I don’t want to make it seem like I’m criticizing anyone in particular with this. Just that I think we have an awful lot of bad theology out there. I think we can all do better. There’s also an awful lot of good theology out there. Often it has problems of its own. However typically the authors absolutely acknowledge issues. They may still argue for why their readings are valid. For instance they might argue for why elements of Joseph Smith’s non-canonical sermons should have the weight scriptures do. They may argue for different ways of reading texts as a way of grounding their theology. They may make arguments of what is necessary for certain agreed upon facts to be true. But what’s common to them is making arguments and being willing to take on all data.
Ultimately our theology offers a lot of possibilities. In many ways our knowledge is far more vague than it may appear at first glance. Yet for all these possibilities we have to explain why any particular one reading is placed above others. Perhaps I’m being overly naive, but I think theology is most useful when it demonstrates that a range of possibilities is more open than it first appears yet acknowledges that we don’t know which is correct. It’s a way of preparing us for inquiry. Yet at the same time theology is at its best when showing how certain readings don’t make sense, aren’t likely, or are not grounded in the various texts that we need to account for. This double move of closed theology that shuts down possibilities and open theology that opens up possibilities must always be going on as we read. The question ultimately is whether we do it in a rigorous fashion.
 Yes, this is the Tanner with the famous jewelry store in Salt Lake City. Tanner was a reasonably well known philosopher and professor at the University of Utah as well as starting the the jewelry store. He started up this lecture series with fantastic works by many philosophers and scientists.
 This is what John Searle calls the corporate or community meaning of a text. Nailing down this concept is difficult since of course communities have a lot of variety within them. Typically what people mean is an average or typical meaning or how the majority of the community would read the text. Some would argue for various technical reasons that there is no corporate meaning. A wide range of people with very different backgrounds have taken this position against corporate meaning ranging from Karl Popper to Jacques Derrida.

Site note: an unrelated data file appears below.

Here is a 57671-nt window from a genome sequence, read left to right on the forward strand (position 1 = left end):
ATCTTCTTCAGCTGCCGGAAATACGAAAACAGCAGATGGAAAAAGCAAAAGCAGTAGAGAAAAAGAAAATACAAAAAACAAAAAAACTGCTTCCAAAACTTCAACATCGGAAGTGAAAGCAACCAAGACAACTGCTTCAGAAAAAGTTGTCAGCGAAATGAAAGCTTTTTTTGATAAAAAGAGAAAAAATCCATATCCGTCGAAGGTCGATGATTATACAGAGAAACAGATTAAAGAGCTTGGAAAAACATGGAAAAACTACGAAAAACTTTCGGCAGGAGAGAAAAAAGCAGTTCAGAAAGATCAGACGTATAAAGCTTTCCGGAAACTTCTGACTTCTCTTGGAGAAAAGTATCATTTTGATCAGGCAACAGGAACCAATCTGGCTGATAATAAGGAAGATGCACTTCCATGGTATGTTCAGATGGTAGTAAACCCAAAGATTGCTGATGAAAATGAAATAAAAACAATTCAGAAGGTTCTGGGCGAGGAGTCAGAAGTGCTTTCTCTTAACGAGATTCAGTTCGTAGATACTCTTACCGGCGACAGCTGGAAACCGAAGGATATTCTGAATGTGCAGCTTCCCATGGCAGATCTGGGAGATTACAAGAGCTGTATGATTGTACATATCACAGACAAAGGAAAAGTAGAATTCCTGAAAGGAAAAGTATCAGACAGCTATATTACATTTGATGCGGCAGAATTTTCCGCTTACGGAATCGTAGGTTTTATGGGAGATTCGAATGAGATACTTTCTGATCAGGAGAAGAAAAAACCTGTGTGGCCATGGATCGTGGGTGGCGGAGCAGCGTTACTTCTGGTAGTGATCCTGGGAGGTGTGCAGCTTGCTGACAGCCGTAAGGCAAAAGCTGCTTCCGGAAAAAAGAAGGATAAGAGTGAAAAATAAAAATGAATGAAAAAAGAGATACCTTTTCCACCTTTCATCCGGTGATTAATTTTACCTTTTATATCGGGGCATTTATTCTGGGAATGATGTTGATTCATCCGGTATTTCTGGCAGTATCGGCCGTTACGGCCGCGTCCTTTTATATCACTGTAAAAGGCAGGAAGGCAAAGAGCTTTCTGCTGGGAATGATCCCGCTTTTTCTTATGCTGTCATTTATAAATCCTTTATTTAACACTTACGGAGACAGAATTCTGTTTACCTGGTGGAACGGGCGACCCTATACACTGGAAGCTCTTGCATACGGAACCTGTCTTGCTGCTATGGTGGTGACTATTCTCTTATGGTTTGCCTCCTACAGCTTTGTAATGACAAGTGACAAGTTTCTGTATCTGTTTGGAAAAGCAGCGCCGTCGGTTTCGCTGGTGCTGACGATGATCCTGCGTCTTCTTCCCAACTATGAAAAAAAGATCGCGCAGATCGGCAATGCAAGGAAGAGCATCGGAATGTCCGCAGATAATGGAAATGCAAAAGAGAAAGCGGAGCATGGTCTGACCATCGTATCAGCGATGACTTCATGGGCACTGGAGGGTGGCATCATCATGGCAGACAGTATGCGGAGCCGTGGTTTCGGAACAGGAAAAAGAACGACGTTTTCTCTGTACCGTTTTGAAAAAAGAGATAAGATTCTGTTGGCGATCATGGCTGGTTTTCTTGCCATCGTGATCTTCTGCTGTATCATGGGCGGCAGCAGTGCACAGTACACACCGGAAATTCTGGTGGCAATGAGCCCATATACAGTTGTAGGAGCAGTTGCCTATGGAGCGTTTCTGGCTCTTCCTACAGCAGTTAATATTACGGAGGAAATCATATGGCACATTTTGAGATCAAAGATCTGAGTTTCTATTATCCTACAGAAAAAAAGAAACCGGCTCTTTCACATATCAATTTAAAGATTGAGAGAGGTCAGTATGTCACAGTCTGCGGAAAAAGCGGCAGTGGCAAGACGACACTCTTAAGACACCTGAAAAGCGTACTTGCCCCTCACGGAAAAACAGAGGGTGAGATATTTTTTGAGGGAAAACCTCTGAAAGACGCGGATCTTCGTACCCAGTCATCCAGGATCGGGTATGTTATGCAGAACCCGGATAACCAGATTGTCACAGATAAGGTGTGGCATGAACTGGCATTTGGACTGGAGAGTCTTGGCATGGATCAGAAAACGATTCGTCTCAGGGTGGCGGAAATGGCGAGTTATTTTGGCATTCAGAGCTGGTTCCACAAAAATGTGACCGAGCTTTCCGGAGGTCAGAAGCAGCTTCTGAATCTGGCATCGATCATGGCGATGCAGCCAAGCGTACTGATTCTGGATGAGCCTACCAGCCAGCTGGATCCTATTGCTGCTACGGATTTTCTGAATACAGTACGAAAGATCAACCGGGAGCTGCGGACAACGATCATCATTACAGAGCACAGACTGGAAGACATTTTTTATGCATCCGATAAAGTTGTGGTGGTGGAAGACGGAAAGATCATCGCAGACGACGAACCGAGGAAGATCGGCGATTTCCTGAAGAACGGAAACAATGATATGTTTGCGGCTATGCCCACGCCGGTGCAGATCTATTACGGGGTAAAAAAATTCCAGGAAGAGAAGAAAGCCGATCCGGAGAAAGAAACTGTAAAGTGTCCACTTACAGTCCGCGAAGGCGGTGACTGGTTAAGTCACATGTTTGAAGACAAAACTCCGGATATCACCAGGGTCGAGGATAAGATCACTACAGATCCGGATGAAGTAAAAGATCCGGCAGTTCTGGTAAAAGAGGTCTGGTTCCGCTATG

Pratt “appears” to take up this issue of his ontological premises with his famous tract “The Absurdities of Immaterialism” However he really doesn’t take up the question of the idea but spends most of his tract affirming his conclusions in ways that I suspect many of his readers didn’t pick up on. When an idea, perception or feeling is so foundational to how you interpret the world it’s often hard to see that it really is controlling our intepretations. Things either appear “obvious” or “self-evidence.”
 I think this change was partially due to Pres. Hinkley especially in reaction to the place of Bruce R. McConkie’s popular theological views. While I think McConkie’s writings get discounted too much by many today it’s also the case that they had an undue place for many in the 80’s and 90’s. Often taking the place of scripture and being treated as the representation of what really was doctrinal. Since then we just don’t see McConkie’s writings having the same place of prominence in the Church, perhaps to help distinguish one possible way of reading texts from many others.
 For whatever reason many interlocutors I’ve encountered do this. It’s fine when one is trying to understand an others position. You present a simplified view in the hope that the person you’re discussing things with will correct the view. It’s a way of coming to understand one an other. It’s when the view continues to be held after corrections are made that things get a bit frustrating. Of course to be fair I’m sure I’ve done it a few times too. Fortunately people call me out when I do.